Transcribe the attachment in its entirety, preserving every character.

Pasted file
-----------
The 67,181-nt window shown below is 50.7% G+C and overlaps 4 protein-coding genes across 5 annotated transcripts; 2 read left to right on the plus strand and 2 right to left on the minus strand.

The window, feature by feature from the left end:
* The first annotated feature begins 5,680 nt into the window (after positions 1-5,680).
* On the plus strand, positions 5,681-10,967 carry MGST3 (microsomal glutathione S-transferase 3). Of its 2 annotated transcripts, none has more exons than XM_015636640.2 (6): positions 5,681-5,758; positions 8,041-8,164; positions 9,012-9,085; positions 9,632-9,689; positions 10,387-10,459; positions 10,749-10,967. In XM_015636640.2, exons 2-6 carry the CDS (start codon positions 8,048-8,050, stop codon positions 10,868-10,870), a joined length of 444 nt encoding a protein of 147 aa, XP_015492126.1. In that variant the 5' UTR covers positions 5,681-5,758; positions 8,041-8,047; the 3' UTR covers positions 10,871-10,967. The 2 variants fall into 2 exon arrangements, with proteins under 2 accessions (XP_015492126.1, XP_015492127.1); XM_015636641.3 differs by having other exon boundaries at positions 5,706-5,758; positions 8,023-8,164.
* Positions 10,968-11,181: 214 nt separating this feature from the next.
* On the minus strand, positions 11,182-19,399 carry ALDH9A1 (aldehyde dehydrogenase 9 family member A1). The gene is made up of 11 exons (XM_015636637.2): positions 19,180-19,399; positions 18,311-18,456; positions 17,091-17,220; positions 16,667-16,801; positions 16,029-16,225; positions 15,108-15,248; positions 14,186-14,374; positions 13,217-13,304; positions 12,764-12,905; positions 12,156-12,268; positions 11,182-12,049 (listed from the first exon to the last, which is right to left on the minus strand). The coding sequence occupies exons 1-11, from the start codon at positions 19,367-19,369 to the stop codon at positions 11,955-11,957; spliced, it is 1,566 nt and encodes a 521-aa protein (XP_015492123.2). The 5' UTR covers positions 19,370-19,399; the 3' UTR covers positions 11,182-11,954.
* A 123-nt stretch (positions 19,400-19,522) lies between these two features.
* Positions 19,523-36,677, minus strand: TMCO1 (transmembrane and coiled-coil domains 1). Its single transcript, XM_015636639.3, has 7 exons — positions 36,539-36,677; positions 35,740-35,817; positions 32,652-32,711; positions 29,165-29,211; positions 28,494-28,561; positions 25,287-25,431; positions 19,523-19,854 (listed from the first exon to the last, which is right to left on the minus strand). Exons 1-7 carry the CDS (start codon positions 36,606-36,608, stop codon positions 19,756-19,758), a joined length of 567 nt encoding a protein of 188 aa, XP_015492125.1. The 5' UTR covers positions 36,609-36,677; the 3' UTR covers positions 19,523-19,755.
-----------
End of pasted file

The 67,181-nt window shown below is 50.7% G+C and overlaps 4 protein-coding genes across 5 annotated transcripts; 2 read left to right on the plus strand and 2 right to left on the minus strand.

The window, feature by feature from the left end:
* The first annotated feature begins 5,680 nt into the window (after positions 1-5,680).
* On the plus strand, positions 5,681-10,967 carry MGST3 (microsomal glutathione S-transferase 3). Of its 2 annotated transcripts, none has more exons than XM_015636640.2 (6): positions 5,681-5,758; positions 8,041-8,164; positions 9,012-9,085; positions 9,632-9,689; positions 10,387-10,459; positions 10,749-10,967. In XM_015636640.2, exons 2-6 carry the CDS (start codon positions 8,048-8,050, stop codon positions 10,868-10,870), a joined length of 444 nt encoding a protein of 147 aa, XP_015492126.1. In that variant the 5' UTR covers positions 5,681-5,758; positions 8,041-8,047; the 3' UTR covers positions 10,871-10,967. The 2 variants fall into 2 exon arrangements, with proteins under 2 accessions (XP_015492126.1, XP_015492127.1); XM_015636641.3 differs by having other exon boundaries at positions 5,706-5,758; positions 8,023-8,164.
* Positions 10,968-11,181: 214 nt separating this feature from the next.
* On the minus strand, positions 11,182-19,399 carry ALDH9A1 (aldehyde dehydrogenase 9 family member A1). The gene is made up of 11 exons (XM_015636637.2): positions 19,180-19,399; positions 18,311-18,456; positions 17,091-17,220; positions 16,667-16,801; positions 16,029-16,225; positions 15,108-15,248; positions 14,186-14,374; positions 13,217-13,304; positions 12,764-12,905; positions 12,156-12,268; positions 11,182-12,049 (listed from the first exon to the last, which is right to left on the minus strand). The coding sequence occupies exons 1-11, from the start codon at positions 19,367-19,369 to the stop codon at positions 11,955-11,957; spliced, it is 1,566 nt and encodes a 521-aa protein (XP_015492123.2). The 5' UTR covers positions 19,370-19,399; the 3' UTR covers positions 11,182-11,954.
* A 123-nt stretch (positions 19,400-19,522) lies between these two features.
* Positions 19,523-36,677, minus strand: TMCO1 (transmembrane and coiled-coil domains 1). Its single transcript, XM_015636639.3, has 7 exons — positions 36,539-36,677; positions 35,740-35,817; positions 32,652-32,711; positions 29,165-29,211; positions 28,494-28,561; positions 25,287-25,431; positions 19,523-19,854 (listed from the first exon to the last, which is right to left on the minus strand). Exons 1-7 carry the CDS (start codon positions 36,606-36,608, stop codon positions 19,756-19,758), a joined length of 567 nt encoding a protein of 188 aa, XP_015492125.1. The 5' UTR covers positions 36,609-36,677; the 3' UTR covers positions 19,523-19,755.